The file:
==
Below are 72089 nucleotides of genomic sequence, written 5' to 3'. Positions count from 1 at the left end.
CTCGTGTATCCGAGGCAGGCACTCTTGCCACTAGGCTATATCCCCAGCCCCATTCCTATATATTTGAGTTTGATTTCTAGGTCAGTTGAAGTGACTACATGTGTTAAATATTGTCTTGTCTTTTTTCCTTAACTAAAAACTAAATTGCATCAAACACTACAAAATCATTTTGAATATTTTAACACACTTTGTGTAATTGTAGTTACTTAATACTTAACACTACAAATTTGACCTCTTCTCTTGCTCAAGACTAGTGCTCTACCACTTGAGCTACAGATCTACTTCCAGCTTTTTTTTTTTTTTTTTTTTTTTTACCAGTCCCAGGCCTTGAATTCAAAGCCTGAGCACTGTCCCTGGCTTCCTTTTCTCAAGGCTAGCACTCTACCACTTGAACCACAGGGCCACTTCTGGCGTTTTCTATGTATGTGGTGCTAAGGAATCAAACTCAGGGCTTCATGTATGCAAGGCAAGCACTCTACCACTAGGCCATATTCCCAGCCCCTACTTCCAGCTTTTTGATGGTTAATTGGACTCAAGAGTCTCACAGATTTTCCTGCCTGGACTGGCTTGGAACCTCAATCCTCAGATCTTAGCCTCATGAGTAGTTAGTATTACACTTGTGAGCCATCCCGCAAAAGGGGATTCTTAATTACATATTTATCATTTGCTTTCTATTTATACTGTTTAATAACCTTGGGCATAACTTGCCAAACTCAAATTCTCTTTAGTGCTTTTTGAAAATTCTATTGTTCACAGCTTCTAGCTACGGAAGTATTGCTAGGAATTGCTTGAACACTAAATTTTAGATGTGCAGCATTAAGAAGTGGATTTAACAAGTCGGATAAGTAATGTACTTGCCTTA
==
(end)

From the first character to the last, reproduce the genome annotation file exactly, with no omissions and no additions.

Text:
Below are 72089 nucleotides of genomic sequence, written 5' to 3'. Positions count from 1 at the left end.
CTCGTGTATCCGAGGCAGGCACTCTTGCCACTAGGCTATATCCCCAGCCCCATTCCTATATATTTGAGTTTGATTTCTAGGTCAGTTGAAGTGACTACATGTGTTAAATATTGTCTTGTCTTTTTTCCTTAACTAAAAACTAAATTGCATCAAACACTACAAAATCATTTTGAATATTTTAACACACTTTGTGTAATTGTAGTTACTTAATACTTAACACTACAAATTTGACCTCTTCTCTTGCTCAAGACTAGTGCTCTACCACTTGAGCTACAGATCTACTTCCAGCTTTTTTTTTTTTTTTTTTTTTTTTACCAGTCCCAGGCCTTGAATTCAAAGCCTGAGCACTGTCCCTGGCTTCCTTTTCTCAAGGCTAGCACTCTACCACTTGAACCACAGGGCCACTTCTGGCGTTTTCTATGTATGTGGTGCTAAGGAATCAAACTCAGGGCTTCATGTATGCAAGGCAAGCACTCTACCACTAGGCCATATTCCCAGCCCCTACTTCCAGCTTTTTGATGGTTAATTGGACTCAAGAGTCTCACAGATTTTCCTGCCTGGACTGGCTTGGAACCTCAATCCTCAGATCTTAGCCTCATGAGTAGTTAGTATTACACTTGTGAGCCATCCCGCAAAAGGGGATTCTTAATTACATATTTATCATTTGCTTTCTATTTATACTGTTTAATAACCTTGGGCATAACTTGCCAAACTCAAATTCTCTTTAGTGCTTTTTGAAAATTCTATTGTTCACAGCTTCTAGCTACGGAAGTATTGCTAGGAATTGCTTGAACACTAAATTTTAGATGTGCAGCATTAAGAAGTGGATTTAACAAGTCGGATAAGTAATGTACTTGCCTTA